Roche’s (RHHBY) Tecentriq is a programmed death ligand-1 (or PD-L1) inhibitor that is already approved by the FDA for the treatment of locally advanced or metastatic urothelial carcinoma, commonly referred to as bladder cancer.
Roche is focused on developing personalized cancer immunotherapy that will provide treatment options for the patient. As a part its personalized cancer immunotherapy program, the company has developed more than 20 compounds.
From these 20 compounds, nine are under clinical trials, including Tecentriq. The above chart shows the expected revenue stream for Tecentriq over the next few quarters.
What is Tecentriq?
The international non-proprietary name of Tecentriq is atezolizumab. Tecentriq is a monoclonal antibody that is designed to bind with a protein called programmed death ligand-1 on tumor cells and tumor-sensitive immune cells. This binding action suppresses the growth of T-cells, the activities of T-killer cells, and cytokine production, thereby blocking PD-L1 activity to decrease tumor growth.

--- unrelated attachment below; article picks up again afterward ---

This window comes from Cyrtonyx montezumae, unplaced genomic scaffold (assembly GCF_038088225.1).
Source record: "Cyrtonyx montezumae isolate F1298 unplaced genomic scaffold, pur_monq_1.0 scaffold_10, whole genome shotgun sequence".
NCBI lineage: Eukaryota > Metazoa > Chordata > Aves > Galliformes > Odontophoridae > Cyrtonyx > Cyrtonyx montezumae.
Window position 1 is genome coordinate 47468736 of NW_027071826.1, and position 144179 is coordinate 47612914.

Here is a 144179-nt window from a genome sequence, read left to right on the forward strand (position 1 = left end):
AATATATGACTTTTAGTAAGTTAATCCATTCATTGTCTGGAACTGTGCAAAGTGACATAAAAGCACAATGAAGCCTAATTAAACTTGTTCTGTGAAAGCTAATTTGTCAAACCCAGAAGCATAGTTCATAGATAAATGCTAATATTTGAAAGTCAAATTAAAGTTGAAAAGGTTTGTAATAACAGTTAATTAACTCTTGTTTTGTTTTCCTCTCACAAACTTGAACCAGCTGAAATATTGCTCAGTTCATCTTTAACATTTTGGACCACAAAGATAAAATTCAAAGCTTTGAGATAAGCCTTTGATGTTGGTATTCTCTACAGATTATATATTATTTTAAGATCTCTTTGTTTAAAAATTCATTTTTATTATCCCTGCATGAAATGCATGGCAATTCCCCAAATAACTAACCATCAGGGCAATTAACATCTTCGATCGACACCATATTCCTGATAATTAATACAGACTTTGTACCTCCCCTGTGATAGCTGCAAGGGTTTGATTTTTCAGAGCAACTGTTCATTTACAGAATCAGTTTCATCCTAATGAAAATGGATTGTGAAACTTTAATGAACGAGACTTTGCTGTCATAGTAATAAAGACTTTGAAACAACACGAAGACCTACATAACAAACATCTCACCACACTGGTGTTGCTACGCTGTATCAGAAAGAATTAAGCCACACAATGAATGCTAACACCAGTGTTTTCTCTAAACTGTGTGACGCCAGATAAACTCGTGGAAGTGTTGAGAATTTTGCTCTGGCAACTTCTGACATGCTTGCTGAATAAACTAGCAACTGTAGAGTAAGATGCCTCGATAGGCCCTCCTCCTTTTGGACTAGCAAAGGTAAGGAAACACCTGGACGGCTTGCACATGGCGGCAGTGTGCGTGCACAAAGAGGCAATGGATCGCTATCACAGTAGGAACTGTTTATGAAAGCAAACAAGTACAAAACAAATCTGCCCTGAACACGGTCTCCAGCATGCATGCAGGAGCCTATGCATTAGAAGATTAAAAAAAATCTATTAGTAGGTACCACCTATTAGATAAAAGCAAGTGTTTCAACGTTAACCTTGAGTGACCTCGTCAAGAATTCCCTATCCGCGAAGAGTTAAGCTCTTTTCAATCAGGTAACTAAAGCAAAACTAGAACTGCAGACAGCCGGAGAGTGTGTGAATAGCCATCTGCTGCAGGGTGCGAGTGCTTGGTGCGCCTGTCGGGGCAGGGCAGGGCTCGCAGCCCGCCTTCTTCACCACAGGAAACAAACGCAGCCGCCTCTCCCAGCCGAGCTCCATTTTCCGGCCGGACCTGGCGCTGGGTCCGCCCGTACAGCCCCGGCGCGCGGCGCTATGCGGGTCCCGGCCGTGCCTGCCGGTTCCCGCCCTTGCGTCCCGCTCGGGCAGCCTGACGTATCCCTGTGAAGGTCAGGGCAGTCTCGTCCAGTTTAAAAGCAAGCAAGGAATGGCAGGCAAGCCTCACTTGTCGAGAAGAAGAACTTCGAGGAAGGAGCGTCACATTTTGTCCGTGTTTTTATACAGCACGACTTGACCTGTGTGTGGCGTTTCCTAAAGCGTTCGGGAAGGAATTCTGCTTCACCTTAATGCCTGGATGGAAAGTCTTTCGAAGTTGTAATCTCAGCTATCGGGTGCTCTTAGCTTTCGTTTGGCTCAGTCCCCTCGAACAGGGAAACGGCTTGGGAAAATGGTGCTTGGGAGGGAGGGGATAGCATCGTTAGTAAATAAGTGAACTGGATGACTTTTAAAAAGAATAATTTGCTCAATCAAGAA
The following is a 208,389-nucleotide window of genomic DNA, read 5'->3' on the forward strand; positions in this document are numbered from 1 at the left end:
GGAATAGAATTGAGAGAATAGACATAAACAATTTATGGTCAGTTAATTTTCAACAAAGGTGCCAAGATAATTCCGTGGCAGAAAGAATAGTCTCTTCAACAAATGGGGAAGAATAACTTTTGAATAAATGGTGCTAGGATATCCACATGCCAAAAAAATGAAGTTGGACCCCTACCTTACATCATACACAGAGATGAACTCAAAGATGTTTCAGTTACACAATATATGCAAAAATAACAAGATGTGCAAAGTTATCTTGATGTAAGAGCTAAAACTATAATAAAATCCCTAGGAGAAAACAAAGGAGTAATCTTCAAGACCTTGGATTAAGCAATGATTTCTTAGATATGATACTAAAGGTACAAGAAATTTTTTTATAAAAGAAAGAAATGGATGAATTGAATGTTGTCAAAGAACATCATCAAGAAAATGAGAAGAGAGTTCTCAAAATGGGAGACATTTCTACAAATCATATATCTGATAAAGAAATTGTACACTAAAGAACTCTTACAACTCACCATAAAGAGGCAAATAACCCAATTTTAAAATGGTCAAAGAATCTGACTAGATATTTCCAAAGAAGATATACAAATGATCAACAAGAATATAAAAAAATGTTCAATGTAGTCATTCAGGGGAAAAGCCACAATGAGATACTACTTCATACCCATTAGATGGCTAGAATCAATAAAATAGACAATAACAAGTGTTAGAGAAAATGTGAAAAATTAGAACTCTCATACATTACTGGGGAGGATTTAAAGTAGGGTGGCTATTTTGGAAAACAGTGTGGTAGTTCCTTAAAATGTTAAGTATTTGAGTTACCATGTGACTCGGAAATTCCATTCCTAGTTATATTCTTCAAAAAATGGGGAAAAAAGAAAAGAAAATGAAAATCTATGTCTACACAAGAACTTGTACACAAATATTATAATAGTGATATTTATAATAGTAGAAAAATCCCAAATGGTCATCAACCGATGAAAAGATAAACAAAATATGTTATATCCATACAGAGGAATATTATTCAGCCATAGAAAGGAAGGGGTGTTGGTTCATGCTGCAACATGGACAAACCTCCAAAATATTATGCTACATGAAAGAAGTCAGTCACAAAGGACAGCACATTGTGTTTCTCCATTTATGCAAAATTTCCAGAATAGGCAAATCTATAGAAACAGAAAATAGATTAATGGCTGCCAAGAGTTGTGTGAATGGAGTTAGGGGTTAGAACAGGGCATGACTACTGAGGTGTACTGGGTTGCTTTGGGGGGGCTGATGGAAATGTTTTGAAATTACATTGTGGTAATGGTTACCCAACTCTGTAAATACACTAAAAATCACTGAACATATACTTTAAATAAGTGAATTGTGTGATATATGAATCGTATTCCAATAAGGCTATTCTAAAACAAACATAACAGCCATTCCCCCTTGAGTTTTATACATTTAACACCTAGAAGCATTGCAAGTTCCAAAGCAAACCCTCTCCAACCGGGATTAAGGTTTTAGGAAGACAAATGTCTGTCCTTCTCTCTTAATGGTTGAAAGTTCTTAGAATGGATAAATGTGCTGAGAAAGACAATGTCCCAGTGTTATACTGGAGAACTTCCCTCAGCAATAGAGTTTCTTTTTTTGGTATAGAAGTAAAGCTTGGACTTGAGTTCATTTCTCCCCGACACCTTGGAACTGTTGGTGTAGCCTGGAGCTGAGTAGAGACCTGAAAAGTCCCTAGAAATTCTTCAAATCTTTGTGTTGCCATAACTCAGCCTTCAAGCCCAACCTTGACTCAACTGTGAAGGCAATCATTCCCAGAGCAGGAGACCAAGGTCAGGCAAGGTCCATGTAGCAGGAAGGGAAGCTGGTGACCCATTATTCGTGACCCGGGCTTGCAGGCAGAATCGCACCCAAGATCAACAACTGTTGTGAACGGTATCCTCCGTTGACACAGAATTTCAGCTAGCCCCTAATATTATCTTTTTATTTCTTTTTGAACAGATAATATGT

The company also released positive data of its OAK study, the Phase III study evaluating the use of Tecentriq for the treatment of non-small cell lung cancer. Lung cancer is an important opportunity in the US markets for all pharmaceutical companies.
If Tecentriq is approved for the treatment of non-small cell lung cancer, the drug will directly compete with Bristol-Myers Squibb’s (BMY) Opdivo, AstraZeneca’s (AZN) Iressa and Tagrisso, and Merck’s (MRK) Keytruda. We’ll discuss these drugs later in this series.